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The Bipartisan Opposition to the Tunnels

Our coalition against Governor Brown's plan includes staffers and members from the left, right, and center.

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I cheered and chanted for Governor Jerry Brown when he called out US Senator Ted Cruz for his "ignorance" about climate change. As executive director of Restore the Delta, a grassroots organization of 20,000 Californians seeking to stop the Brown Administration's $25 billion plan to build two giant water tunnels, I was heartened to hear the governor addressing climate change. Why? Because climate change must be dealt with to save the place I love — the San Francisco Bay-Delta estuary. If only the governor would listen to his own words.

Our organization has been fiercely battling the governor and his desire to move forward with the Bay Delta Conservation Plan (BDCP) twin tunnels, each one wide enough to accommodate a Cessna airplane. Fighting with a well-liked governor with whom we agree on many issues has not been easy. While our board of directors and membership base is politically left, right, and center, my team members and I are unabashed environmental progressives. Our staffers are registered Democrats and Greens, challenging a much-loved Democrat. Many of our members, meanwhile, are conservative Republicans and libertarians. United by our common opposition to the twin tunnels, both staffers and members muffle our personal views daily to keep our coalition united. We like to say that we can't wait to defeat the tunnels so we can go back to fighting each other on other issues.

We work for Restore the Delta because we are passionate about our Delta communities, our farms, local veggies, fruit, Delta wine, boat rides, and having Sacramento River salmon on our tables. Nothing pleases us more than watching Greater Sandhill Cranes feeding in the fields at sunset on beautiful autumn evenings. We have respect and affection for our Delta farmers, fishermen, and business leaders. We want our immediate neighbors — Delta urban residents — who are some of the most economically disadvantaged people in California, to be reconnected to their cultural and environmental heritage, which will only happen with a healed estuary.

Like Governor Brown, we care passionately about the future of California. As long as our estuary has enough water to remain healthy, we agree with sharing a sustainable yield of water, as determined by sound science.

The governor is right that California's droughts will be exacerbated by climate change. This is why he must rethink a project that will fail the people of California in a changing climate. The Environmental Impact Report (EIR/EIS) for the project indicates that Governor Brown's tunnels will be dry 52 percent of the time under current climate conditions. This same document makes it clear that fisheries will do worse with the operation of the tunnels than they will with the existing antiquated pumps in Tracy. In addition, the water that will be made available in wet periods will not increase water supplies for property taxpayers within the Metropolitan Water or Santa Clara Valley Water districts, even though they will carry a large portion of the financial burden of the $60 billion project (including interest and operations).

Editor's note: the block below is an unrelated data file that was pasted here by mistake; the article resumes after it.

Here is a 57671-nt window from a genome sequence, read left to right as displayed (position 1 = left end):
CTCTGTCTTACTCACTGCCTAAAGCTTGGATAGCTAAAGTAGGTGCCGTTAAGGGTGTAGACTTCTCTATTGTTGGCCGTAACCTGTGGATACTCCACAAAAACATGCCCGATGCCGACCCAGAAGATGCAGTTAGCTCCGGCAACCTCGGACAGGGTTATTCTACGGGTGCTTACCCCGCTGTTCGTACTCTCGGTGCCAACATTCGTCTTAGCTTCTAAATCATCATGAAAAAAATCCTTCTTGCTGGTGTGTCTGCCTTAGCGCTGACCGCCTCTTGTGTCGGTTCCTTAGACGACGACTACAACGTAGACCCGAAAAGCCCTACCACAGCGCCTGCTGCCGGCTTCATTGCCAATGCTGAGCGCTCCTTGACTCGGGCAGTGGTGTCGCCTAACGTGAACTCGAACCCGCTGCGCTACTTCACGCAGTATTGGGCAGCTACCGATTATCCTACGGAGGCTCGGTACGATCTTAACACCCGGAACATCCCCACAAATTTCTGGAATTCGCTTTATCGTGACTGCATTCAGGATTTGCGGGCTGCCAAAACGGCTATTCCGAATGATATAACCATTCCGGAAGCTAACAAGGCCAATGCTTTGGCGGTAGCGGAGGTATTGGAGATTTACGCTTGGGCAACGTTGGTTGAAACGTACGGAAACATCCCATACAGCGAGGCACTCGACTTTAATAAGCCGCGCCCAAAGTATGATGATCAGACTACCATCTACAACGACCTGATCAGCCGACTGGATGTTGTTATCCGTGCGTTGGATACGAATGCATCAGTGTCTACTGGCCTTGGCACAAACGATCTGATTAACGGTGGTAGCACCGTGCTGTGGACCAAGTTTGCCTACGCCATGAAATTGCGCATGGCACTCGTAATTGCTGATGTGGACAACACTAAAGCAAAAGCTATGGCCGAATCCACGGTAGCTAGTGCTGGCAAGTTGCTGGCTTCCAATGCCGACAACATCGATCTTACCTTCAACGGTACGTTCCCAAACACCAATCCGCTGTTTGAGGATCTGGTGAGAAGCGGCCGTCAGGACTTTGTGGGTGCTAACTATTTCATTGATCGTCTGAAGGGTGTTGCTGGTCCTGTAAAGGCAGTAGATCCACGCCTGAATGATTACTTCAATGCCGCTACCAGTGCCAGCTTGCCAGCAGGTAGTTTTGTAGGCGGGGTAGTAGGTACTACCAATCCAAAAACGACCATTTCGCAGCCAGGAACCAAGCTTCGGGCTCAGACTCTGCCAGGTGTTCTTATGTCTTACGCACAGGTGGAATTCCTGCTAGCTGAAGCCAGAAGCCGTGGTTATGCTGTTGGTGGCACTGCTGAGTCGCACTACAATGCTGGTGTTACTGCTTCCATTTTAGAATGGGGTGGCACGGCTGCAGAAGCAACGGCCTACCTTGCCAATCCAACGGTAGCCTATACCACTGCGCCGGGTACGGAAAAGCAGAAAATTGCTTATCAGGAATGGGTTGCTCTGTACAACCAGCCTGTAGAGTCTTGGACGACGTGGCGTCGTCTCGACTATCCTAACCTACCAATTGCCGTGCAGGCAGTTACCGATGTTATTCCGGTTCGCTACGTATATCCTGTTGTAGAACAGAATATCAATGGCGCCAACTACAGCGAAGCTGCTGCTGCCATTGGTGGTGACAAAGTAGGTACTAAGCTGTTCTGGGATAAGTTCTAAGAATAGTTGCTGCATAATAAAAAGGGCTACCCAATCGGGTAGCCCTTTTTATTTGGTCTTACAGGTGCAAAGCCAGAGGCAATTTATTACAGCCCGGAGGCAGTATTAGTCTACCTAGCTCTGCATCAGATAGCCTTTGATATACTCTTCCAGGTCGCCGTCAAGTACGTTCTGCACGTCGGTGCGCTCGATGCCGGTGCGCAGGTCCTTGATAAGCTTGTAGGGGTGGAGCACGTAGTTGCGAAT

The tunnels will exacerbate the failed thirty-year California policy of exporting two-thirds of the available Sacramento-San Joaquin River Delta watershed flows to the big agribusiness growers on the west side of the San Joaquin Valley. These growers hide behind their industrious and underpaid farmworkers at public events during times of drought to demand water allotments to which, under the terms of their contracts and California law, they are not entitled in dry periods.

We are close to losing the delta smelt for good. The near-extinction of the smelt, once the most abundant species in the delta, is a blaring alarm about the health of the estuary. Other native species are also in perilous decline. We've lost nearly 99 percent of our winter-run salmon. If the delta's fisheries collapse, great distress will be inflicted on San Francisco Bay and its tourist economy. Governor Brown cannot continue to allow the over-pumping of the bay-delta estuary, whether ground is broken for the tunnels or not. To do so is to ignore our changing climate, and put the entire Bay Area at risk.

Sustainable water management practices must be put into place now if California is going to have a future. We need fully funded stormwater capture programs, restored groundwater basins, and cisterns to collect water for landscape irrigation. We need new technology for the rapid tracking and repair of water main breaks.

We call on Governor Brown to deal with the five-fold over-subscription of water exported from the bay-delta watershed; to drop the tunnels; and to use his clout to create a megafund for water conservation, groundwater, recycling, and new technologies, for improved export pumps at Tracy, and for levee protections for the Delta's 4 million residents and the state's water supply.

If he can do that, along with creating meaningful climate change initiatives, our left-center-right coalition will hail him as an environmental hero for California.

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